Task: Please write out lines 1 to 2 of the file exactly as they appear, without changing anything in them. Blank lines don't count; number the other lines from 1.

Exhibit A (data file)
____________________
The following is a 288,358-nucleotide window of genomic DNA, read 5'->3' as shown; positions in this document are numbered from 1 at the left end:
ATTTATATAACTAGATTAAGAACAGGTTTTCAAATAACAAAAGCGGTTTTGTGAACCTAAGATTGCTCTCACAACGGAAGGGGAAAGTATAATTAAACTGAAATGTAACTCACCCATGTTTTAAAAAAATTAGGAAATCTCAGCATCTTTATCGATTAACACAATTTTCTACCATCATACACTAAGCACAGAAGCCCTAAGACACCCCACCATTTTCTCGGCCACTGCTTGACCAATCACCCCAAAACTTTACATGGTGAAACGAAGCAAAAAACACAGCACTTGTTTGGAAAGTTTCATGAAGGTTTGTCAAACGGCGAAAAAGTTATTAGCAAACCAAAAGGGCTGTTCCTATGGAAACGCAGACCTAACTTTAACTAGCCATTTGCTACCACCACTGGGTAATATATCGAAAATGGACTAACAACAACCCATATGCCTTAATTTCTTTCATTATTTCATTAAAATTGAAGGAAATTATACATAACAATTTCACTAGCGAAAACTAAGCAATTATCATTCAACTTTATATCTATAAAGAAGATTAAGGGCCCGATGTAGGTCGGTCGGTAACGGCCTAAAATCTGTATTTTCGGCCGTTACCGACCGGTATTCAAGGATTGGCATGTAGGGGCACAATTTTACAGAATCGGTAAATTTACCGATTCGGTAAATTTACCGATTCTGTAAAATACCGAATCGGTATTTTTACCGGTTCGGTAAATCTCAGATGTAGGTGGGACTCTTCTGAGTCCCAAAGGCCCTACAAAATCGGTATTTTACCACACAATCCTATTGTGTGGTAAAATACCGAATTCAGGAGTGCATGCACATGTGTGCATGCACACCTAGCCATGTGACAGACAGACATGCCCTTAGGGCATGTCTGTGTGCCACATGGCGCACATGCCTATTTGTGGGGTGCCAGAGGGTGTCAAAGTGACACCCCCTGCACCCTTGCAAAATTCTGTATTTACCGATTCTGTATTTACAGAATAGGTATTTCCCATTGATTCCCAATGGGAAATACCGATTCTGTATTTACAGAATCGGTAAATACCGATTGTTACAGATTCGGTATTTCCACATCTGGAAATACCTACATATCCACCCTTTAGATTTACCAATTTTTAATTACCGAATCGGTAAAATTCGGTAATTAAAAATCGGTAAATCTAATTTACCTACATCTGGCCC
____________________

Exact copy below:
The following is a 288,358-nucleotide window of genomic DNA, read 5'->3' as shown; positions in this document are numbered from 1 at the left end:
ATTTATATAACTAGATTAAGAACAGGTTTTCAAATAACAAAAGCGGTTTTGTGAACCTAAGATTGCTCTCACAACGGAAGGGGAAAGTATAATTAAACTGAAATGTAACTCACCCATGTTTTAAAAAAATTAGGAAATCTCAGCATCTTTATCGATTAACACAATTTTCTACCATCATACACTAAGCACAGAAGCCCTAAGACACCCCACCATTTTCTCGGCCACTGCTTGACCAATCACCCCAAAACTTTACATGGTGAAACGAAGCAAAAAACACAGCACTTGTTTGGAAAGTTTCATGAAGGTTTGTCAAACGGCGAAAAAGTTATTAGCAAACCAAAAGGGCTGTTCCTATGGAAACGCAGACCTAACTTTAACTAGCCATTTGCTACCACCACTGGGTAATATATCGAAAATGGACTAACAACAACCCATATGCCTTAATTTCTTTCATTATTTCATTAAAATTGAAGGAAATTATACATAACAATTTCACTAGCGAAAACTAAGCAATTATCATTCAACTTTATATCTATAAAGAAGATTAAGGGCCCGATGTAGGTCGGTCGGTAACGGCCTAAAATCTGTATTTTCGGCCGTTACCGACCGGTATTCAAGGATTGGCATGTAGGGGCACAATTTTACAGAATCGGTAAATTTACCGATTCGGTAAATTTACCGATTCTGTAAAATACCGAATCGGTATTTTTACCGGTTCGGTAAATCTCAGATGTAGGTGGGACTCTTCTGAGTCCCAAAGGCCCTACAAAATCGGTATTTTACCACACAATCCTATTGTGTGGTAAAATACCGAATTCAGGAGTGCATGCACATGTGTGCATGCACACCTAGCCATGTGACAGACAGACATGCCCTTAGGGCATGTCTGTGTGCCACATGGCGCACATGCCTATTTGTGGGGTGCCAGAGGGTGTCAAAGTGACACCCCCTGCACCCTTGCAAAATTCTGTATTTACCGATTCTGTATTTACAGAATAGGTATTTCCCATTGATTCCCAATGGGAAATACCGATTCTGTATTTACAGAATCGGTAAATACCGATTGTTACAGATTCGGTATTTCCACATCTGGAAATACCTACATATCCACCCTTTAGATTTACCAATTTTTAATTACCGAATCGGTAAAATTCGGTAATTAAAAATCGGTAAATCTAATTTACCTACATCTGGCCC